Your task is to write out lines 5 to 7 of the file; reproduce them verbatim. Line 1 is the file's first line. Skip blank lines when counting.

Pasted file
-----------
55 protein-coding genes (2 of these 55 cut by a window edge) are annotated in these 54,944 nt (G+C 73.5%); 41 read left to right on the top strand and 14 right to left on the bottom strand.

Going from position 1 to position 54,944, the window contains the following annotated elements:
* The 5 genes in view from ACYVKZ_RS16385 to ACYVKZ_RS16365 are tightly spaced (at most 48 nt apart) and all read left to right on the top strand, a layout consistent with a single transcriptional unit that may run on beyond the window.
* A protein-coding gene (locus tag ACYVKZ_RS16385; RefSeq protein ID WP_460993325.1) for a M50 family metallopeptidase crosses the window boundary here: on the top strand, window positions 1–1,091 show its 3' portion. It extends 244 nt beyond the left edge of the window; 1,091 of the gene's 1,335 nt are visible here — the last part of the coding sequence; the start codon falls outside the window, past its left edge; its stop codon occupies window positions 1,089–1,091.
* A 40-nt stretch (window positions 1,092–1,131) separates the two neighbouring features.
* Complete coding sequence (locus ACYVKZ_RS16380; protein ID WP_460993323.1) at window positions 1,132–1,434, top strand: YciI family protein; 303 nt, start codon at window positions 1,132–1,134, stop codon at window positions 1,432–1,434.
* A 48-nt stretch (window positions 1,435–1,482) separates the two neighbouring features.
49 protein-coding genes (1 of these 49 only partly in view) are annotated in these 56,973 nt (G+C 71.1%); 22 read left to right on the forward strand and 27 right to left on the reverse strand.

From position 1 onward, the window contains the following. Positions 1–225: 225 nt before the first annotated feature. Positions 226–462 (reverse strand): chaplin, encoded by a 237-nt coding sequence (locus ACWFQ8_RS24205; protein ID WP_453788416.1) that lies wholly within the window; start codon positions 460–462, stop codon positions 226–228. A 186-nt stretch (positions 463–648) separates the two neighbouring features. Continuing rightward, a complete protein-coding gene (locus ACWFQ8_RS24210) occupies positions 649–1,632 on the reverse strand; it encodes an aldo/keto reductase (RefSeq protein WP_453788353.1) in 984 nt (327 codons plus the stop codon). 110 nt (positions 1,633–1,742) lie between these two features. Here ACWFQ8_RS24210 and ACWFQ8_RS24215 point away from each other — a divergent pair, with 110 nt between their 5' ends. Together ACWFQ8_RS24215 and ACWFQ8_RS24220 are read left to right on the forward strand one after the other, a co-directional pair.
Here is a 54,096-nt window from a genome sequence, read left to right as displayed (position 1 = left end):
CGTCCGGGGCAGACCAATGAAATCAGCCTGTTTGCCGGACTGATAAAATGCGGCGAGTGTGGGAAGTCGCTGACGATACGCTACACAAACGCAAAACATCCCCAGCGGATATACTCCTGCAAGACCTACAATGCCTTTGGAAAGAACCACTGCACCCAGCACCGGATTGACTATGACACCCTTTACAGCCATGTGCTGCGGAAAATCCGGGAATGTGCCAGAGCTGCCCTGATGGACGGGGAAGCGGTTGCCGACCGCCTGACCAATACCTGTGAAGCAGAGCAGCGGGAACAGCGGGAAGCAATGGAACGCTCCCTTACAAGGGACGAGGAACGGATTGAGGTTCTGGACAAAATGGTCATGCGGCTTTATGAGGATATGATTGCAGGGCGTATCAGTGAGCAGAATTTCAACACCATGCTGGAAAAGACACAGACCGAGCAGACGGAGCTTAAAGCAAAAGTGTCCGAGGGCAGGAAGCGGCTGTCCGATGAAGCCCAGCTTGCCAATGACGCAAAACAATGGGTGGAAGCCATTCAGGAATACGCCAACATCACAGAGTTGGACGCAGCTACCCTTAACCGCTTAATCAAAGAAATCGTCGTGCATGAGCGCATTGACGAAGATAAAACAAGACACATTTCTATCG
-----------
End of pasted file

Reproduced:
* A 40-nt stretch (window positions 1,092–1,131) separates the two neighbouring features.
* Complete coding sequence (locus ACYVKZ_RS16380; protein ID WP_460993323.1) at window positions 1,132–1,434, top strand: YciI family protein; 303 nt, start codon at window positions 1,132–1,134, stop codon at window positions 1,432–1,434.
* A 48-nt stretch (window positions 1,435–1,482) separates the two neighbouring features.